However, studies show that cleaning the abrasion immediately can have the same effect of faster healing times and the effective prevention of bacterial infection. This simply means that if you are vigilant enough in what is happening to your pooch, then you can immediately take affirmative steps at the very first sign of a loss in skin integrity. You can wash and clean the scraped or abraded skin with copious amounts of water. A simple saline solution also works. Applying Neosporin is thus, optional.

Moreover, it has been shown that most dogs have a very fast rate of wound healing, way faster than humans do. With this knowledge, should you decide to apply Neosporin onto your dog’s wounds, make sure to apply it for only a few days as your canine friend’s body will be taking care of the rest. Applying it no more than 3 times a day should be sufficient.

When Should You Not Use Neosporin?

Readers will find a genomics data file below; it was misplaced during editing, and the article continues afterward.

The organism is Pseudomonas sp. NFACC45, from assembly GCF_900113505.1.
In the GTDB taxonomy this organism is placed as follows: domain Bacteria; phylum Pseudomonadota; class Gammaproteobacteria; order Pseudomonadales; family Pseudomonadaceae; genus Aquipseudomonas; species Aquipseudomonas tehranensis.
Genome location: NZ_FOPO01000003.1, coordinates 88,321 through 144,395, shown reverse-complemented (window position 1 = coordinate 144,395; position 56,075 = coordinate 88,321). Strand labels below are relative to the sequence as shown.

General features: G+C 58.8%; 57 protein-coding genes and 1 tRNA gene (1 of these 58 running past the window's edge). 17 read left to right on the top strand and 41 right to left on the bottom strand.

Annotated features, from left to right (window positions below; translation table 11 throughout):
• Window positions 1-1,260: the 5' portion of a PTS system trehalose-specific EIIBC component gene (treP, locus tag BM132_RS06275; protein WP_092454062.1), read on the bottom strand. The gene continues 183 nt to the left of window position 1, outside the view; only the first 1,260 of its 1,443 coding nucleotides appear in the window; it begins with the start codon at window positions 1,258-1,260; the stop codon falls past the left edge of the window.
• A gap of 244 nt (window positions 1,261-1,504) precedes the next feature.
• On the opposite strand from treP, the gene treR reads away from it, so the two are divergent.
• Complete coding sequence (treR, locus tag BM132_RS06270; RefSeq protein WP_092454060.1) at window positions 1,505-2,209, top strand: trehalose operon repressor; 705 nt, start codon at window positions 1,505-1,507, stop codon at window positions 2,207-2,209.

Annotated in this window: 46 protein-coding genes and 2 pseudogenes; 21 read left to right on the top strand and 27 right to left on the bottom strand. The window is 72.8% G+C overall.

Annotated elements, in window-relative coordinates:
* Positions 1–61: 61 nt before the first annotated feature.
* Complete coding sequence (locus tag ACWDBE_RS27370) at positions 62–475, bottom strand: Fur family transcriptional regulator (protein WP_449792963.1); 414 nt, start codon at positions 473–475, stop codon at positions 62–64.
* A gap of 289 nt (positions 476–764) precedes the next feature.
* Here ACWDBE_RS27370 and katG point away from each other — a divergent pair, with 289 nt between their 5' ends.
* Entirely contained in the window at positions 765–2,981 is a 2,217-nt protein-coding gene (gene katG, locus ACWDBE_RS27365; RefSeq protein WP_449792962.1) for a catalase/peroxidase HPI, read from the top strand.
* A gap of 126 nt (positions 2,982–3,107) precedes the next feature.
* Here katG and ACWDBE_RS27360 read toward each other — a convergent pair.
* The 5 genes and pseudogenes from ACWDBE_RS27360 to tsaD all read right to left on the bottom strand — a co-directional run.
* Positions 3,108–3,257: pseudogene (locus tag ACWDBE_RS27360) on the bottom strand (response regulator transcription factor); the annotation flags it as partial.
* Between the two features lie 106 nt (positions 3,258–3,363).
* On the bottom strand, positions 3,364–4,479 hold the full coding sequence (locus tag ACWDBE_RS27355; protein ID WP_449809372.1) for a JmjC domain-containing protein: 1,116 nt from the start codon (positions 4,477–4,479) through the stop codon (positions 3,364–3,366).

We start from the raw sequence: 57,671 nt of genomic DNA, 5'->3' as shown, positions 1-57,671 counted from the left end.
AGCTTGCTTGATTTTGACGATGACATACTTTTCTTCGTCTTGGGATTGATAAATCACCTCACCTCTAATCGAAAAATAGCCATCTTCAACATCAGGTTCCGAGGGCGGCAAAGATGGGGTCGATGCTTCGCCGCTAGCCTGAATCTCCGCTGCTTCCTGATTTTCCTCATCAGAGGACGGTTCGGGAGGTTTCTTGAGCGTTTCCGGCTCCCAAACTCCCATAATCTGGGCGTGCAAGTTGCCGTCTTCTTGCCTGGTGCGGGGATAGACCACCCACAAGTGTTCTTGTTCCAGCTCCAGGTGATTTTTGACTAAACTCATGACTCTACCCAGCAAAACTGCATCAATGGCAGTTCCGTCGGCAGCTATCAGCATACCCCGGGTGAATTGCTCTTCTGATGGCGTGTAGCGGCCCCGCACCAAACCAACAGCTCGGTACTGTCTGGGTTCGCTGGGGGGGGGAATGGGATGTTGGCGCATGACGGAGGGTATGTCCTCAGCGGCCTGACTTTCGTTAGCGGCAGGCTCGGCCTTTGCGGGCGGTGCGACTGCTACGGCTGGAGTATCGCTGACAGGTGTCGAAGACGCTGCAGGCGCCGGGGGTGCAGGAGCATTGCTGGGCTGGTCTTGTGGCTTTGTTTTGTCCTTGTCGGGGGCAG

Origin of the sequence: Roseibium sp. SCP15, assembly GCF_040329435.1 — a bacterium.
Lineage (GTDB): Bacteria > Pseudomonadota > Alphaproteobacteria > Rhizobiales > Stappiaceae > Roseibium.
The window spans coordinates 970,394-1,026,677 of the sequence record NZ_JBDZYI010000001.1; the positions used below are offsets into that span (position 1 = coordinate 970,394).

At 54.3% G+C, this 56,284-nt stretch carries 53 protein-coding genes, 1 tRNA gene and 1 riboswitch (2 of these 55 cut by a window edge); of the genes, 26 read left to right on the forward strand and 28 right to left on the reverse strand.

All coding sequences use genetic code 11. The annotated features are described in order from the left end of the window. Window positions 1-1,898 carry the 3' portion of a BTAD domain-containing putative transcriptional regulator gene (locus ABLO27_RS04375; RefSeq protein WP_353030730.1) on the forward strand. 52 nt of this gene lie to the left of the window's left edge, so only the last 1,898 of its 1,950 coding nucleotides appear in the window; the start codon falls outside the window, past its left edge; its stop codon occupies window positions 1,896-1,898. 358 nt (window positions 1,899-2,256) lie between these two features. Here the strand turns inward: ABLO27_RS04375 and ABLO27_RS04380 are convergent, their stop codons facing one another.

Like all topical antibiotics, Neosporin should never be applied onto deep wounds, gaping cuts, and extensive burn injuries. It should be remembered that the formulation of Neosporin is primarily intended for superficial use only where the skin’s natural pH and other characteristics have been taken into consideration. Using it on deeper cuts and wounds may still work but there really is no guaranteeing its effectiveness since it was not designed or formulated for deeper wounds. Additionally, deep wounds already involve blood vessels and other tissues which may require more definitive management than simply protecting these from possible bacterial infection.